Boston Light has been automated in 1998.
In 1964 Boston Light became a National Historic Landmark, and in 1987 it was listed on the National Register of Historic Places. Image by MBTafan2011. Licensed under CC BY 3.0 via Wikimedia Commons.
Backstory and Context
Before the first lighthouse was built on the site, settlers used to light bonfires on the hill overlooking Boston Harbor as an aid for navigation. On September 14, 1716 the Colony of Massachusetts Bay spent almost 2,400 British pounds to construct the Boston Light, the first lighthouse in the USA, and one of the only seventy lighthouses in existence in the whole world at this time.
The first Boston Light keeper, George Worthylake drowned when the lighthouse boat carrying him, his wife and daughter and two other men, capsized in the harbor. Benjamin Franklin wrote a ballad in 1718 called “Lighthouse Tragedy” in memorial of this tragic event.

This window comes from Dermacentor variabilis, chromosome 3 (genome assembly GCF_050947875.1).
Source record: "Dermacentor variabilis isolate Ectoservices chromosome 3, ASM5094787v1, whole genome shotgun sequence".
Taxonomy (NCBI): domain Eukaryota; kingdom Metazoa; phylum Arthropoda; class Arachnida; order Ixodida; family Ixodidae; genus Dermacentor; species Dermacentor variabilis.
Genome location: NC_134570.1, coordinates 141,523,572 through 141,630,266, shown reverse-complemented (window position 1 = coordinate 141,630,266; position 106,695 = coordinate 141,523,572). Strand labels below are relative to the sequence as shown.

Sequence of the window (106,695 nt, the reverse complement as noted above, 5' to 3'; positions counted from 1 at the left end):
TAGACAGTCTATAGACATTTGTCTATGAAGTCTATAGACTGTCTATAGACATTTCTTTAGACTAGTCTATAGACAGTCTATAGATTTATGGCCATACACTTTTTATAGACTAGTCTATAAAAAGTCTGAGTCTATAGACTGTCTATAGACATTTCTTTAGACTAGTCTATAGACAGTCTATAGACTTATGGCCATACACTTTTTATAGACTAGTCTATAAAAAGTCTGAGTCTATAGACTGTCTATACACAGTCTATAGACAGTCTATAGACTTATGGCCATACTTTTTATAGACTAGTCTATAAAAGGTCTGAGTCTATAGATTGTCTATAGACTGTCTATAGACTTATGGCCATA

During the Revolutionary War, General Washington ordered the American troops to destroy the lighthouse, so the British, which were controlling the lighthouse at these times, could not use it to help navigate British ships into the harbor. The Lighthouse was destroyed on June 13, 1776, and rebuilt again in 1783.
Today the lighthouse is open to the public and stays fully staffed to give tour guides and talk about the history of one of the oldest lighthouses. The Boston Light still flashes white every ten seconds and shines through the only second-order Fresnel lens. It is visible from a distance of 31 miles.